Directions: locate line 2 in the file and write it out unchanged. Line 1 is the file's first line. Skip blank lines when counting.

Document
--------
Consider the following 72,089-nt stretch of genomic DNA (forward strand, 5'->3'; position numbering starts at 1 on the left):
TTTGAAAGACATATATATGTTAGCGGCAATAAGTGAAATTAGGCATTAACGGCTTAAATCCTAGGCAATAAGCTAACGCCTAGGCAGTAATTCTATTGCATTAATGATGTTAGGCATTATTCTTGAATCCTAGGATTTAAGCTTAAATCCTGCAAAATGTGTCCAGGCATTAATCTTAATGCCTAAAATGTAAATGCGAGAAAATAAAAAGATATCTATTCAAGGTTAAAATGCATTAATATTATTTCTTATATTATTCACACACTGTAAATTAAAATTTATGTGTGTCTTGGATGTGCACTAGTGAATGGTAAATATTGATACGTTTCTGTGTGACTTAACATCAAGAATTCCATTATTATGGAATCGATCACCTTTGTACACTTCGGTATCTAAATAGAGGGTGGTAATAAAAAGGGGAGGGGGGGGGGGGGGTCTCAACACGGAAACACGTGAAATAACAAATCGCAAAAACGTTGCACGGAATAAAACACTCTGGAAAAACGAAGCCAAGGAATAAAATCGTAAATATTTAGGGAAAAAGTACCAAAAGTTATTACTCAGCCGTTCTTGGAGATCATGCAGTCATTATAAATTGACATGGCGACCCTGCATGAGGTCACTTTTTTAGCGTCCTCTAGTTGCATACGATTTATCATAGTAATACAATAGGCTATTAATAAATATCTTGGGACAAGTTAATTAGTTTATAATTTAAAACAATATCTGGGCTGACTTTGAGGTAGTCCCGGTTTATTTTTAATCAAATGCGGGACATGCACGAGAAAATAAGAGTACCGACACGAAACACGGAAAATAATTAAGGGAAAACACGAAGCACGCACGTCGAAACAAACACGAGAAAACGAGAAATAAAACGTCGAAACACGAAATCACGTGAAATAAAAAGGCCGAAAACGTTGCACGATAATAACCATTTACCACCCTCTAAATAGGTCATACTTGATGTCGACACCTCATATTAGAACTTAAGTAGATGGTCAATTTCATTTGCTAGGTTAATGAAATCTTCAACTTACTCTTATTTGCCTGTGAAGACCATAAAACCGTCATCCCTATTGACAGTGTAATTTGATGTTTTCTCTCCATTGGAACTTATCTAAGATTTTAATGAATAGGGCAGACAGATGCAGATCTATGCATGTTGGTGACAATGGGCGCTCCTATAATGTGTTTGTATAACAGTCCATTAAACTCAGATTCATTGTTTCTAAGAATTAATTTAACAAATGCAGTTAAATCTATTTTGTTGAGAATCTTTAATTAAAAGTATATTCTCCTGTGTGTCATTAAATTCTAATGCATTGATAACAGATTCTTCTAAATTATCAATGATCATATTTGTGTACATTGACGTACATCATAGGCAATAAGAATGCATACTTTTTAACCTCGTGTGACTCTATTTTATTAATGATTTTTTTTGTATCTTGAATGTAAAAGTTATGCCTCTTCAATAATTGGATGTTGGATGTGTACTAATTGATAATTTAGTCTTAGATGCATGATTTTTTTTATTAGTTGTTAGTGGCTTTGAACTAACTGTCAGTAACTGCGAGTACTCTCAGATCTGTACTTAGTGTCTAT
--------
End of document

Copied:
TTTGAAAGACATATATATGTTAGCGGCAATAAGTGAAATTAGGCATTAACGGCTTAAATCCTAGGCAATAAGCTAACGCCTAGGCAGTAATTCTATTGCATTAATGATGTTAGGCATTATTCTTGAATCCTAGGATTTAAGCTTAAATCCTGCAAAATGTGTCCAGGCATTAATCTTAATGCCTAAAATGTAAATGCGAGAAAATAAAAAGATATCTATTCAAGGTTAAAATGCATTAATATTATTTCTTATATTATTCACACACTGTAAATTAAAATTTATGTGTGTCTTGGATGTGCACTAGTGAATGGTAAATATTGATACGTTTCTGTGTGACTTAACATCAAGAATTCCATTATTATGGAATCGATCACCTTTGTACACTTCGGTATCTAAATAGAGGGTGGTAATAAAAAGGGGAGGGGGGGGGGGGGGTCTCAACACGGAAACACGTGAAATAACAAATCGCAAAAACGTTGCACGGAATAAAACACTCTGGAAAAACGAAGCCAAGGAATAAAATCGTAAATATTTAGGGAAAAAGTACCAAAAGTTATTACTCAGCCGTTCTTGGAGATCATGCAGTCATTATAAATTGACATGGCGACCCTGCATGAGGTCACTTTTTTAGCGTCCTCTAGTTGCATACGATTTATCATAGTAATACAATAGGCTATTAATAAATATCTTGGGACAAGTTAATTAGTTTATAATTTAAAACAATATCTGGGCTGACTTTGAGGTAGTCCCGGTTTATTTTTAATCAAATGCGGGACATGCACGAGAAAATAAGAGTACCGACACGAAACACGGAAAATAATTAAGGGAAAACACGAAGCACGCACGTCGAAACAAACACGAGAAAACGAGAAATAAAACGTCGAAACACGAAATCACGTGAAATAAAAAGGCCGAAAACGTTGCACGATAATAACCATTTACCACCCTCTAAATAGGTCATACTTGATGTCGACACCTCATATTAGAACTTAAGTAGATGGTCAATTTCATTTGCTAGGTTAATGAAATCTTCAACTTACTCTTATTTGCCTGTGAAGACCATAAAACCGTCATCCCTATTGACAGTGTAATTTGATGTTTTCTCTCCATTGGAACTTATCTAAGATTTTAATGAATAGGGCAGACAGATGCAGATCTATGCATGTTGGTGACAATGGGCGCTCCTATAATGTGTTTGTATAACAGTCCATTAAACTCAGATTCATTGTTTCTAAGAATTAATTTAACAAATGCAGTTAAATCTATTTTGTTGAGAATCTTTAATTAAAAGTATATTCTCCTGTGTGTCATTAAATTCTAATGCATTGATAACAGATTCTTCTAAATTATCAATGATCATATTTGTGTACATTGACGTACATCATAGGCAATAAGAATGCATACTTTTTAACCTCGTGTGACTCTATTTTATTAATGATTTTTTTTGTATCTTGAATGTAAAAGTTATGCCTCTTCAATAATTGGATGTTGGATGTGTACTAATTGATAATTTAGTCTTAGATGCATGATTTTTTTTATTAGTTGTTAGTGGCTTTGAACTAACTGTCAGTAACTGCGAGTACTCTCAGATCTGTACTTAGTGTCTAT